It’s an ash-colored morning, typical of late February in Michigan. I’m steering my car down the Interstate, dodging potholes and icy patches, heading into downtown Detroit. I’m on my way to a training session to be a literacy tutor. I should feel excited, inspired and enthusiastic. Instead, my soul is as dirt-flecked as the roadside snow. I need a sea change. I tap the CD player button on my dashboard and release the sweet notes of this ditty:
Hey little apple blossom
what seems to be the problem
all the ones you tell your troubles to
they don’t really care for you
Come and tell me what you’re thinking
cause just when the boat is sinking
a little light is blinking
and I will come and rescue you
Lots of girls walk around in tears
but that’s not for you
you’ve been looking all around for years
for someone to tell your troubles to
Come and sit with me and talk awhile
let me see your pretty little smile
put your troubles in a little pile
and I will sort them out for you
I’ll fall in love with you
I think I’ll marry you
–The White Stripes, “Apple Blossom,” De Stijl. 2000
This song parts clouds. It turns gray to blue. It radiates sunshine. It coaxes buds into bloom. It’s simple, sweet, perfect.
I twist the volume knob to loud. I hit replay two, three, four times. I belt out the lyrics.
If ever I had the guts to sing karaoke, this would be my song.
If the universe is sending a message, I’m listening.
Because it all comes down to having someone to tell your troubles to, someone to respond when your light is blinking. Even if that someone is yourself.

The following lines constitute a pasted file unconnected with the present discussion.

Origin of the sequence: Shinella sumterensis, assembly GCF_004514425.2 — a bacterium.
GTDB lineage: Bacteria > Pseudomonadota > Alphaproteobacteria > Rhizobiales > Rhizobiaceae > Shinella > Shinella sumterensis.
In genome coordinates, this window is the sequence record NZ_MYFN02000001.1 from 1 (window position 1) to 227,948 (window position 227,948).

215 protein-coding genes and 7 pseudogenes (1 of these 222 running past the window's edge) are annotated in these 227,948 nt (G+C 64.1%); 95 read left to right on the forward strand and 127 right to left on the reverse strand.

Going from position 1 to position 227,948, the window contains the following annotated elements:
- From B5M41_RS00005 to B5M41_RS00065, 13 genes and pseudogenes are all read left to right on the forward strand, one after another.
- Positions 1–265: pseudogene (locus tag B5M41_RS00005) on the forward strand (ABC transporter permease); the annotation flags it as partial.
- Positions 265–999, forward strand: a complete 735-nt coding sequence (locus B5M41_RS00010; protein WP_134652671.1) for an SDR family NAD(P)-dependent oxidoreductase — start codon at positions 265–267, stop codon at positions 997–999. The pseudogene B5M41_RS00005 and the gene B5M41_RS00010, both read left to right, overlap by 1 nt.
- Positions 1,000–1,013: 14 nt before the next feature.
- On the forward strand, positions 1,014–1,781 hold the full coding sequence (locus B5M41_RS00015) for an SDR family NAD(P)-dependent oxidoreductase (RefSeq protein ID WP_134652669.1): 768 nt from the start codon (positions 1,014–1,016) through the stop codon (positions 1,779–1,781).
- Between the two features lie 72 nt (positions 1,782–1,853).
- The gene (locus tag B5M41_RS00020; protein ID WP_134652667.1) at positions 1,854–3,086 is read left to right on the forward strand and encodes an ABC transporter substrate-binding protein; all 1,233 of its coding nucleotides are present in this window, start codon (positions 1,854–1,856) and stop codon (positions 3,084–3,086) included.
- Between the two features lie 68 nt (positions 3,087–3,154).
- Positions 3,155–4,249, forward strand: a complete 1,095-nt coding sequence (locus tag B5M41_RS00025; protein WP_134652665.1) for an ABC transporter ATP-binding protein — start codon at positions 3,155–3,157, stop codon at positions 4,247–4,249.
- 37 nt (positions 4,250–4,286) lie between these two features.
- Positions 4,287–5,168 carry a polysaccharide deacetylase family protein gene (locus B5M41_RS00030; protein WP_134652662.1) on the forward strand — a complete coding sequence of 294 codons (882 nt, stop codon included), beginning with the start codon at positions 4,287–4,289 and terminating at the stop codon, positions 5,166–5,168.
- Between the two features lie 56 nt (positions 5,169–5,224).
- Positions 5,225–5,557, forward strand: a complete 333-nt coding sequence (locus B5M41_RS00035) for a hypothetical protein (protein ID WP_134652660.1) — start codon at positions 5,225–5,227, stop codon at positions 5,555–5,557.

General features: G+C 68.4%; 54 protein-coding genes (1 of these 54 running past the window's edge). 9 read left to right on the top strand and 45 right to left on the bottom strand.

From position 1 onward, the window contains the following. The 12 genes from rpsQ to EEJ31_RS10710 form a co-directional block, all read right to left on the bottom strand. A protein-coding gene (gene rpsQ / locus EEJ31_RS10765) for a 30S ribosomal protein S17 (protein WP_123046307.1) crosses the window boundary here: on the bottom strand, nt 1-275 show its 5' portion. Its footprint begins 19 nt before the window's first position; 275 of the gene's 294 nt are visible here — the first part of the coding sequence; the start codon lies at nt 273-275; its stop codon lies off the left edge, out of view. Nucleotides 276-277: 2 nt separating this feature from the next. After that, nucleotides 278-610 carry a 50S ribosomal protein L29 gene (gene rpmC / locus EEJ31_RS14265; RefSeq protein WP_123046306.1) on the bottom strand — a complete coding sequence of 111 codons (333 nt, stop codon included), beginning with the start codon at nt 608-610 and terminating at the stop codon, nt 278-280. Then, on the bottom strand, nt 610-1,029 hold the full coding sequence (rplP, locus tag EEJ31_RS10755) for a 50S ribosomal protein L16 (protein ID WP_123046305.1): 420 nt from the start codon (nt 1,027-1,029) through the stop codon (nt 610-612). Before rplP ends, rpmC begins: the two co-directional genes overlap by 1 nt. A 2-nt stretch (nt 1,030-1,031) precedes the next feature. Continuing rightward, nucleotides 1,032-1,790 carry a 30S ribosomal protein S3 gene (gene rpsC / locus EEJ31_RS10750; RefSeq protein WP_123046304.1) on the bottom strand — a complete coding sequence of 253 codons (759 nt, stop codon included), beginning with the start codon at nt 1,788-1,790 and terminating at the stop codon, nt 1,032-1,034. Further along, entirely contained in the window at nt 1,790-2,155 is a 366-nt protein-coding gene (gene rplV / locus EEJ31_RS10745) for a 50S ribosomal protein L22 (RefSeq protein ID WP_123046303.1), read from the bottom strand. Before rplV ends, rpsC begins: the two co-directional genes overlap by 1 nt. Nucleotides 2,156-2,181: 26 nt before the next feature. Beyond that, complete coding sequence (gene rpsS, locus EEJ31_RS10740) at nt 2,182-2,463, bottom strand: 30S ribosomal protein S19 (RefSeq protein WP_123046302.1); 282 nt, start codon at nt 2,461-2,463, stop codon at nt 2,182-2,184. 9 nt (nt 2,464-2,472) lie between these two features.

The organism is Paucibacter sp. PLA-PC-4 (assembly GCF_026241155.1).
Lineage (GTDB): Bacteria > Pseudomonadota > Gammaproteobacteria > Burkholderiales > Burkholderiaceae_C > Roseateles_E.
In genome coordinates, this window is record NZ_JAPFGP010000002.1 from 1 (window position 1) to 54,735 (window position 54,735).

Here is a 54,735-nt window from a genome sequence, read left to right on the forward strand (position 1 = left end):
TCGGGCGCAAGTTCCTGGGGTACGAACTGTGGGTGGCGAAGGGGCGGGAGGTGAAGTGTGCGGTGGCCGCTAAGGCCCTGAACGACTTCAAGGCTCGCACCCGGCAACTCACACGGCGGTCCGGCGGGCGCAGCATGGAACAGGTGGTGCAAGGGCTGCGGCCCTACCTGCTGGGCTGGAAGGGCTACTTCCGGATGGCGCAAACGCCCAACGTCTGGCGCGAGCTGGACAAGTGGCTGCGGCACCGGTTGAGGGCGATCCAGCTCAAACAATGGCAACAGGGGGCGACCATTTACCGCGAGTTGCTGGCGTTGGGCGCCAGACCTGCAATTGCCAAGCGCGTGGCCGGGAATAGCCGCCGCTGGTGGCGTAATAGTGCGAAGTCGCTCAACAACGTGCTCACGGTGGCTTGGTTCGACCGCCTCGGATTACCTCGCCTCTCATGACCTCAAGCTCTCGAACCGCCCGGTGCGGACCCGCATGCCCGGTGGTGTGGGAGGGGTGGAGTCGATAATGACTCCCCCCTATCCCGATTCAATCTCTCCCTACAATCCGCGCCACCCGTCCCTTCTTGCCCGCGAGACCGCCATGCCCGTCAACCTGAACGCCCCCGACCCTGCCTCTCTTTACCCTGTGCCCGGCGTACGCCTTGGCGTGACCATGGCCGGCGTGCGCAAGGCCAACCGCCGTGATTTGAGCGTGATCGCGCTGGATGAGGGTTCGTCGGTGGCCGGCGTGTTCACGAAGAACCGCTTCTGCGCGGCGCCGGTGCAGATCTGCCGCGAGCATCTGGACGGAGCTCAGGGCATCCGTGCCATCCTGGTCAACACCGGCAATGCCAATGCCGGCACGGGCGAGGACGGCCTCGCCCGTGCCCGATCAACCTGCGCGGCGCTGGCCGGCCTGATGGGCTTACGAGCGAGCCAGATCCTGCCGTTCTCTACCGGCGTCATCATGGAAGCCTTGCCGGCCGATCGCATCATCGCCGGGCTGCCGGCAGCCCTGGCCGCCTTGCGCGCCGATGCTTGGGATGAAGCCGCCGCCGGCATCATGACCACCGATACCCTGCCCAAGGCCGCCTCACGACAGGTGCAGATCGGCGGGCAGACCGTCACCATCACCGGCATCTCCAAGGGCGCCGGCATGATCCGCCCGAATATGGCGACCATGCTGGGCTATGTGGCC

I want to be honest.
I want to keep it real.
I want balance.
I’ve always needed someone or something to tell my problems to: a diary, an imaginary friend, a best friend, a loving grandmother, a school counselor, a therapist, a lover, a neighbor, my husband, the cat, the Internet.
Creating my own blog was supposed to lift the heavy burden I’d dropped on friends and family and lovers and spouses. I can drop a heavy load. I’ve been told.
Secrets don’t always stay that way. Violators force open my diary’s delicate pages and ravage her secrets. Gossips spit out my stories in venomous bursts. Lovers bolt, taking their comforting arms and patience with them. Husbands grow bored with broken records. Loving grandmothers die and their ears go deaf, their mouths mute. Neighbors move. Therapists increase their rates. The Internet figures out who you are.
Why the need to spill?
If I knew the answer, you wouldn’t be here reading any of this, would you?
Thank god for the healing power of music. I leave you with this: